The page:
Secretaries and executive assistants form the backbone of administrative support in just about every industry. From school districts to law firms, their general responsibilities include maintaining records, setting up appointments, and relaying correspondence. Secretaries are prevalent in every level of administration, from the front desk to the CEO's office, while executive assistants are linked to high-ranking members of an organization's infrastructure.
Both positions require organization skills, trustworthiness, and a positive attitude. A company with a strong support system has the ability to prosper by saving time for employees, making them free to take on other responsibilities. Experienced executive assistants can become indispensable parts of a company's decision-making process, collecting reports and overseeing other assistants. Applicants who are well-versed in computer software are at a distinct advantage as more duties become automated.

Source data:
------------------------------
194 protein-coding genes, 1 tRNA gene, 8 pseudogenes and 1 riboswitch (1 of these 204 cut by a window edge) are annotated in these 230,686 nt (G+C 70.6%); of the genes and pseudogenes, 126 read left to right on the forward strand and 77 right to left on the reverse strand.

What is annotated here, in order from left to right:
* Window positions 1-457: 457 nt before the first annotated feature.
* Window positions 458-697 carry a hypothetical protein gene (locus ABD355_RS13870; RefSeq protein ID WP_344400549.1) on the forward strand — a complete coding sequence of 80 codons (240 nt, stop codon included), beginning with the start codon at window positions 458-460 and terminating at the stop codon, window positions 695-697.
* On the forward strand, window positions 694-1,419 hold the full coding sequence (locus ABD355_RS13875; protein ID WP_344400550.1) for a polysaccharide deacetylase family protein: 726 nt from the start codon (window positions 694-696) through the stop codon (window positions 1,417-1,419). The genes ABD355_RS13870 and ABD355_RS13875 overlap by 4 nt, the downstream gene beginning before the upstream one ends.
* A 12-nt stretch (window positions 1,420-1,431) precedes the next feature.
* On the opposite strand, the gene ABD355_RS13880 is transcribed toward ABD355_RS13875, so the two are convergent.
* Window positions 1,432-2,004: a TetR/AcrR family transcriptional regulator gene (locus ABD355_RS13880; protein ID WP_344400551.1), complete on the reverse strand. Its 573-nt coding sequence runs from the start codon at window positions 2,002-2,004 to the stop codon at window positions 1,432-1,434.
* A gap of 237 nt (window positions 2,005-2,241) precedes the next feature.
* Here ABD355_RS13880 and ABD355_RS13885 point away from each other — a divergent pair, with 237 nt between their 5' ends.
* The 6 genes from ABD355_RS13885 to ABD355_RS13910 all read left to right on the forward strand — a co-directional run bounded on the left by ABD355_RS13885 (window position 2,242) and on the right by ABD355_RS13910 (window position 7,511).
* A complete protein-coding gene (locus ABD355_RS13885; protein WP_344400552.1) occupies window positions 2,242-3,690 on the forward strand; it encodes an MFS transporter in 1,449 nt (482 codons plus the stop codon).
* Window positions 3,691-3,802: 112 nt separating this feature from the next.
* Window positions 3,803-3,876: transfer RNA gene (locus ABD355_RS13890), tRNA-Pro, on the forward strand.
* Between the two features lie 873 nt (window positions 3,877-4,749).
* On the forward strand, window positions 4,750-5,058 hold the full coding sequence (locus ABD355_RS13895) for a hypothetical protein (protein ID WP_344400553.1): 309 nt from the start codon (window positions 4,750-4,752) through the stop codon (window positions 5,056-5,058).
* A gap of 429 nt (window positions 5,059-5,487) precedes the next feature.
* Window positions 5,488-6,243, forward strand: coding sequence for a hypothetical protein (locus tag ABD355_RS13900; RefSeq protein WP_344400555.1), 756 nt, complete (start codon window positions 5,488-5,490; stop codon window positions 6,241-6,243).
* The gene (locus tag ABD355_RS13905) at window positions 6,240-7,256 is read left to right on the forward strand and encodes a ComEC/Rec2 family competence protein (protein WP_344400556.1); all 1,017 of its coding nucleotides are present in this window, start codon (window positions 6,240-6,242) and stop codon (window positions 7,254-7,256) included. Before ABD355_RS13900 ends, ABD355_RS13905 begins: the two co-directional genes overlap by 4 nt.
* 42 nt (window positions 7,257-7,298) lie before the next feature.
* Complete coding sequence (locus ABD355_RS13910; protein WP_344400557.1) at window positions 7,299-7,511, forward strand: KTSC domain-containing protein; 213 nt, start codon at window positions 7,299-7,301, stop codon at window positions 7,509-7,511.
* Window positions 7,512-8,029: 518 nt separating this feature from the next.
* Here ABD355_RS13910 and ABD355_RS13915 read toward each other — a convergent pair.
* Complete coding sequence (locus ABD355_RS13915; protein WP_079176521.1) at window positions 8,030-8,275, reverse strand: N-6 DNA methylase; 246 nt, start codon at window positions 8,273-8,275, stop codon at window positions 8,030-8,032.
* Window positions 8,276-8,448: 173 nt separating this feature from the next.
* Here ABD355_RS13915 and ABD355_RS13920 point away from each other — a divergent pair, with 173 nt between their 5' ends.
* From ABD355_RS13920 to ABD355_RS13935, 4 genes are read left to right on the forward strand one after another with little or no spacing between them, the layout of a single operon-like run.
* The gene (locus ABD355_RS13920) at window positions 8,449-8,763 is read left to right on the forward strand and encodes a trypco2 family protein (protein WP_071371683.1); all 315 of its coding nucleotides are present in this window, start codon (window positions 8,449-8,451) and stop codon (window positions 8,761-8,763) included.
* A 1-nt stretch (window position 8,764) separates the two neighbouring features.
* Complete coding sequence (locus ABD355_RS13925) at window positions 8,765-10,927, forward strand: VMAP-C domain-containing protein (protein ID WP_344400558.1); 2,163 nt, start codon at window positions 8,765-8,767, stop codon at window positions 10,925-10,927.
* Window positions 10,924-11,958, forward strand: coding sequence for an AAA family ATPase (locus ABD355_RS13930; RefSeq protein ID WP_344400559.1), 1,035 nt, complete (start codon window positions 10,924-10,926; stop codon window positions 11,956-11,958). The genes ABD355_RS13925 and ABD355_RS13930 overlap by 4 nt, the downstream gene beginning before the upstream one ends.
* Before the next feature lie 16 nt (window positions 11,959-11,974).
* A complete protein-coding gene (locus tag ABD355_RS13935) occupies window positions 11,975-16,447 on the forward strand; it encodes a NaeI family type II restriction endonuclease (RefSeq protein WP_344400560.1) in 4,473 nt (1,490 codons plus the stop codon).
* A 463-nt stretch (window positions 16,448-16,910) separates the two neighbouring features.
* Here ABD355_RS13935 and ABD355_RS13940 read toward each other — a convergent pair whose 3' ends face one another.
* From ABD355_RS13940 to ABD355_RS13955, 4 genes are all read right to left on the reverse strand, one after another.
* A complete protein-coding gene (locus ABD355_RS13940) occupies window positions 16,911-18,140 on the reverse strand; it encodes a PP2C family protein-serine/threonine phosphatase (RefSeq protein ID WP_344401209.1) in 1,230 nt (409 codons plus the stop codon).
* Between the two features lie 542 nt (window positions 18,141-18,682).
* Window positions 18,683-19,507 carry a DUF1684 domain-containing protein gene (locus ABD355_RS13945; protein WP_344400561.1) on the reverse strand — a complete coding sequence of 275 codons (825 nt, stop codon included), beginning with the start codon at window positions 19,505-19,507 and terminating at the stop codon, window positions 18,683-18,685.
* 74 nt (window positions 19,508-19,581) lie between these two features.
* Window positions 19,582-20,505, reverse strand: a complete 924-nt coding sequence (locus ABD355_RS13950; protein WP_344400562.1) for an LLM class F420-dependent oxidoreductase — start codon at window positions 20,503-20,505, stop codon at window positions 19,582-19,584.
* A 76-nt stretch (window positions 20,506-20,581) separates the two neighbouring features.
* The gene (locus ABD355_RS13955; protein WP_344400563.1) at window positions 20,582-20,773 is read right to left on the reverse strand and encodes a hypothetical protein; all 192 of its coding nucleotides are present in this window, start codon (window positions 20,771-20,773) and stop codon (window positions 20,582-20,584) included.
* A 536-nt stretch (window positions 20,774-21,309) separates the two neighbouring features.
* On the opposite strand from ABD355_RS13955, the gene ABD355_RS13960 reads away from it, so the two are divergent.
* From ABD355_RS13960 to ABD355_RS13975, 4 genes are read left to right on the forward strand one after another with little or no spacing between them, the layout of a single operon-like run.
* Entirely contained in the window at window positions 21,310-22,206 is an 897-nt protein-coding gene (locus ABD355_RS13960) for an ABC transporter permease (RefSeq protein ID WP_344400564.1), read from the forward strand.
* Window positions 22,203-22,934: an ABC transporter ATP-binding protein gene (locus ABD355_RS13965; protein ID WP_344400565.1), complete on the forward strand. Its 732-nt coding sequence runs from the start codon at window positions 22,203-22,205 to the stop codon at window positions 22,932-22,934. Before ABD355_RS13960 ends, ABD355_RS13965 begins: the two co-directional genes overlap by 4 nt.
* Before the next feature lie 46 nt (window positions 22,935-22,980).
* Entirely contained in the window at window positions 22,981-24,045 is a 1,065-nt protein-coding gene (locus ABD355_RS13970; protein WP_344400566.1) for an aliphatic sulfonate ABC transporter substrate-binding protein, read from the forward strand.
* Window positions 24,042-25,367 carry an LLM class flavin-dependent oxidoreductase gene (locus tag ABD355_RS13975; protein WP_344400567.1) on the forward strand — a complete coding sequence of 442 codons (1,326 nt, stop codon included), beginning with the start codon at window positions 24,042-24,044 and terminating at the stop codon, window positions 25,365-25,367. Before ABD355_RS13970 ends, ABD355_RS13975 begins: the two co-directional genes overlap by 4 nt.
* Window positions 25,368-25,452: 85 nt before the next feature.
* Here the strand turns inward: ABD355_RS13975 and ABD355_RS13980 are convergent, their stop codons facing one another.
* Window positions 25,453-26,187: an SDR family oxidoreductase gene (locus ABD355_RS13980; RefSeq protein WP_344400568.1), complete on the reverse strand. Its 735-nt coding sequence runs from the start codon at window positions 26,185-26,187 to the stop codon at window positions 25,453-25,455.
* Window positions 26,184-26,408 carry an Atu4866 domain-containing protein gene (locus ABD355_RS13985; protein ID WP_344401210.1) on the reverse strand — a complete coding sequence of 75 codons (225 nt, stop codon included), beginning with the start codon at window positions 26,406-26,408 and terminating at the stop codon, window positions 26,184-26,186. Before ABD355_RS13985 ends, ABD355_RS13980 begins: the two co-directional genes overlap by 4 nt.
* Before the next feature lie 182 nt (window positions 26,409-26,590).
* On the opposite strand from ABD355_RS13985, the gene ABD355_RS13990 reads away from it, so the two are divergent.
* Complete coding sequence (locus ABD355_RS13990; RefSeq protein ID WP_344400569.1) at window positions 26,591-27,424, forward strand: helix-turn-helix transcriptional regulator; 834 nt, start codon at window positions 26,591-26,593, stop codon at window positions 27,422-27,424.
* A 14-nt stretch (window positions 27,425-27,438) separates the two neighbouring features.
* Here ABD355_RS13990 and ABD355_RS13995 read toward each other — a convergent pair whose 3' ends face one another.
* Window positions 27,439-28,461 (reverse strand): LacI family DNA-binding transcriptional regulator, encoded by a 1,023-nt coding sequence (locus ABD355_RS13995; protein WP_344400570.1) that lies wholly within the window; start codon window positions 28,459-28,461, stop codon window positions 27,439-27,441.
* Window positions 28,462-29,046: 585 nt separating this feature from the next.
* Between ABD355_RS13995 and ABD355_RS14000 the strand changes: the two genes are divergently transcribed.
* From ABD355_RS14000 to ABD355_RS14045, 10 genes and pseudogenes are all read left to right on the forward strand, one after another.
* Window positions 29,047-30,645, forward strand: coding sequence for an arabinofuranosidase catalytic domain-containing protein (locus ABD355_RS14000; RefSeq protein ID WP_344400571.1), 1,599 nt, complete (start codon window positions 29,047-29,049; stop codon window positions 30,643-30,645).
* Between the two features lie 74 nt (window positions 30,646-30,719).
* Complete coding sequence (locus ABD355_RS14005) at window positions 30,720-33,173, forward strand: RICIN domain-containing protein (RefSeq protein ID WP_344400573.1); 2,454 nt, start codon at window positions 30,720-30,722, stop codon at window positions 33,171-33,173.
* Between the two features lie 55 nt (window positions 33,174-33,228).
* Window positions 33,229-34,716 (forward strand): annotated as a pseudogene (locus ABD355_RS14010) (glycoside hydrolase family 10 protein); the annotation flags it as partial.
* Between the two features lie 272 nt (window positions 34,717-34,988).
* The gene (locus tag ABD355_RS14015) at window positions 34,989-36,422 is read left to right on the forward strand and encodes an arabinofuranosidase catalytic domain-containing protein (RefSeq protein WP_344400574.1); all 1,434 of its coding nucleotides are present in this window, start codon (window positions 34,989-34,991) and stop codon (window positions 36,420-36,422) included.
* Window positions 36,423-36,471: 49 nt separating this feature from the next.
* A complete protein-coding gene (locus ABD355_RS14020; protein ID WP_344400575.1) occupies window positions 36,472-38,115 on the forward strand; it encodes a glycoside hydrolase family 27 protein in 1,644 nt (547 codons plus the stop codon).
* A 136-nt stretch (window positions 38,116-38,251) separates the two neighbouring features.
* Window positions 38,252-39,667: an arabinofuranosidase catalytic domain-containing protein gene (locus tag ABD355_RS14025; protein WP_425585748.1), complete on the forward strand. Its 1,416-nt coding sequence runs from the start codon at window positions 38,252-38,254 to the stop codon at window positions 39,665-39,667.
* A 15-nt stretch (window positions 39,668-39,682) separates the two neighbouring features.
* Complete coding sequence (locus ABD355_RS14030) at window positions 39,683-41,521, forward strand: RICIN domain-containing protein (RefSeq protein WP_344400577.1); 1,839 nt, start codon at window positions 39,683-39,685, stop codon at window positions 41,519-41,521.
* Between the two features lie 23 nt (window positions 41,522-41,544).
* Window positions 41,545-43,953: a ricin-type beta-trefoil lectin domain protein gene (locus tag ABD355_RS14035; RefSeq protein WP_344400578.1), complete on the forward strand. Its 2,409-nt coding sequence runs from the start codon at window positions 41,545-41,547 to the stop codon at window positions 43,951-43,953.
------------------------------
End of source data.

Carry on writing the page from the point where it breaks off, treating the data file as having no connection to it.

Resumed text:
Assessments for Secretaries And Executive Assistants
Criteria Corp customers most commonly use skills and personality tests when screening applicants for secretarial and executive assistant positions. The Criteria Basic Skills Test (CBST) measures verbal and math skills, reading comprehension, spelling, grammar, and attention to detail, featuring specific benchmarks for administrative and executive assistants. Employers often also administer personality tests to screen potential executive assistants, with the most popular choice being the Employee Personality Profile (EPP), which measures twelve personality traits and analyzes how well an applicant’s personality will mesh with the job. Together, skills and aptitude tests can help hiring managers select executive assistants who are personable, reliable, and detail-oriented, and that have the basic skills that are correlated with job readiness, such as communication skills, as well as verbal and math ability.
Source: U.S. Department of Labor